March 23, 2019
LOVE FOR COFFEE, LOVE FOR COUNTRY, AND THE WOMEN IN COFFEE (PART 1 of 2)
I used to travel to a different country to explore. A few years after I started doing volunteer work, traveling abroad became a way to serve our country. Philippine Coffee Board Inc. (PCBI) taught me that. Even abroad, PCBI’s leaders, members, and partners work tirelessly to make our local coffee known and appreciated. One of those trips was the recently held Café Asia.
From March 21-23, Café Asia brought together café owners and managers, coffee and tea exporters and importers as well as distributors, and suppliers of café-related machinery and equipment in a dynamic marketplace.
Coffees of Southeast Asia
Nine out of the 10 countries that comprise the Southeast Asian region are either coffee producers, consumers, or both. The ASEAN Coffee Federation (ACF) is a registered non-profit organization domiciled in Singapore, where its President Victor Mah heads the Singapore Coffee Association. It is supported by its members which are the primary industry organizations in the member states.
Right beside ACF’s booth at Café Asia is the booth of the International Women’s Coffee Alliance. As we were setting up our banners and meeting our counterparts in Indonesia and Myanmar, I was reminded of what a speaker mentioned in the women’s month talk that I attended before heading to The Lion City. She said, “The most lucrative companies apply diversity and inclusion.”
That was the second time that ACF supported IWCA. There was a common table where both ACF and IWCA members were able to hold meetings over cups and cups of coffee. We shared our local brews, stories, and plans to further strengthen our partnerships in the region. The smell of coffee, firm handshakes, and the warm smiles and hearty laughter made it a dynamic area which also attracted visitors from various countries to know more about our coffee culture.
Women and Their Love for Coffee and Country
While all these were happening, right in front was the stage where the Singapore Cup Tasters Championship, Singapore Coffee in Good Spirits Championship, and Singapore Latte Art Championship was held.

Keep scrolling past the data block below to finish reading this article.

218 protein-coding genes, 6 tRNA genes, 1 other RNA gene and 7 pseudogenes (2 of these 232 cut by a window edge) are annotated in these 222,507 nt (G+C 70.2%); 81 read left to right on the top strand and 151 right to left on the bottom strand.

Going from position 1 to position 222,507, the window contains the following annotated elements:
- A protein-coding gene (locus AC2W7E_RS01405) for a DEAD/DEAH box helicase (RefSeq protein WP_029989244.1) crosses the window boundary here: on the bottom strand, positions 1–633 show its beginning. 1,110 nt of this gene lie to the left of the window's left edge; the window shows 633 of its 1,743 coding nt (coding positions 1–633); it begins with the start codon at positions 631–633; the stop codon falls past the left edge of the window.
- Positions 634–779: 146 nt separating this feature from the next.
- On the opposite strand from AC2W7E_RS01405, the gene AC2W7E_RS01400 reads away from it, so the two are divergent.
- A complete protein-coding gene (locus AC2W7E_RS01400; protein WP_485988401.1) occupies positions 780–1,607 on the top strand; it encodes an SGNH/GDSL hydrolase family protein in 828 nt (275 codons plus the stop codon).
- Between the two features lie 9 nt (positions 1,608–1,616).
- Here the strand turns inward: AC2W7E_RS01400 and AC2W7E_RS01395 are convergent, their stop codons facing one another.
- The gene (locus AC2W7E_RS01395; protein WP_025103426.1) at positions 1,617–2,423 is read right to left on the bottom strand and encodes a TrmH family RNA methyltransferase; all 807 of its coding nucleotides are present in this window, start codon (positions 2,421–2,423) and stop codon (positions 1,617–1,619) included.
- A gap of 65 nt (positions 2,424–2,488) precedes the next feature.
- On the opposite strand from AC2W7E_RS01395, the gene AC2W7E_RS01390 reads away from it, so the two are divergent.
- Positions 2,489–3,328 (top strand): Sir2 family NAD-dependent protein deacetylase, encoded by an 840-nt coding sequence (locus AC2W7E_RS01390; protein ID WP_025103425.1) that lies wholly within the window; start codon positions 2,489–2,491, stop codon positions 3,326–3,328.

At specific times, crowds gathered to watch the competition which also helped because the foot traffic led to their curiosity about our coffees. They visited one booth but discovered three countries. How cool is that?
Thuzar Myint, my new friend from Myanmar, told me that she liked how Singapore conducted the championship. Back home, she would also judge latte art competitions. I learned that her father is a coffee roaster, she is a coffee processor, and her daughter April is a coffee cupper. In fact, April Mcgil is the first cupper in Myanmar.
I asked April how her coffee journey started. While she was giving us samples of Myanmar Specialty Coffee produced by smallholder communities in Ywangan, Shan Highlands, April told me that she studied in Singapore. Cisca Darma of Indonesia was happy to learn about it because she also studied there. When April heard the inspiring speech of Aung San Suu Kyi to her fellow Burmese to come home and help rebuild their country, she immediately followed.
Likewise, the coffees of Cisca and her sister Maria resonate their family. “Meniek in Sanskrit language means a powerful woman,” reveals Maria. Sikha, on the other hand, is the name of their mom. The 5-year-old coffee business of Cisca and Maria is very promising. They have coffee packs and coffee drips that are not just packaged nicely but also taste so good.
I also met Than Than Aye of Maha Coffee who is a dealer in Yangon, Nyo Nyo Thein who offers pure organic coffee, Khine Swe Swe of Coffee Queen who just started her business in Pyin Oo Lwin, and Soe Thin Zar Aung of Shwe Taung Thu Farmers (an organization that represents 18 communities in the Southern Shan) who also wants to be a cupper.
(Read part 2 HERE)
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